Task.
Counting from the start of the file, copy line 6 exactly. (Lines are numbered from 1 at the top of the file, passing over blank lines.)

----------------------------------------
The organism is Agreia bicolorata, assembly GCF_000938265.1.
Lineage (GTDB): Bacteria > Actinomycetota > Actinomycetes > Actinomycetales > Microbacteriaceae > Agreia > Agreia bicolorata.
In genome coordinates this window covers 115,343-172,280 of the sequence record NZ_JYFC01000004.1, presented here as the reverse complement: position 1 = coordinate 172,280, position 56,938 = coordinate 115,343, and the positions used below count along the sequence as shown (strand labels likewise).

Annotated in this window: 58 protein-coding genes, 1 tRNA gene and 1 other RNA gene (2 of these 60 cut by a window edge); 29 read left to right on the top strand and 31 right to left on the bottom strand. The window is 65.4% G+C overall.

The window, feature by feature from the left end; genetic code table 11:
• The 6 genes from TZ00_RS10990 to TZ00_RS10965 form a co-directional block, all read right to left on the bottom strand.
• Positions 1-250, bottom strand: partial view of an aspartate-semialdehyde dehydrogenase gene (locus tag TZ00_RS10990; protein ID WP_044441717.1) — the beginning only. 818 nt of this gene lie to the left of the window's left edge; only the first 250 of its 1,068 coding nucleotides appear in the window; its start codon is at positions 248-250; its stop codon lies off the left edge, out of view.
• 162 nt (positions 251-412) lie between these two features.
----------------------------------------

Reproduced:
• The 6 genes from TZ00_RS10990 to TZ00_RS10965 form a co-directional block, all read right to left on the bottom strand.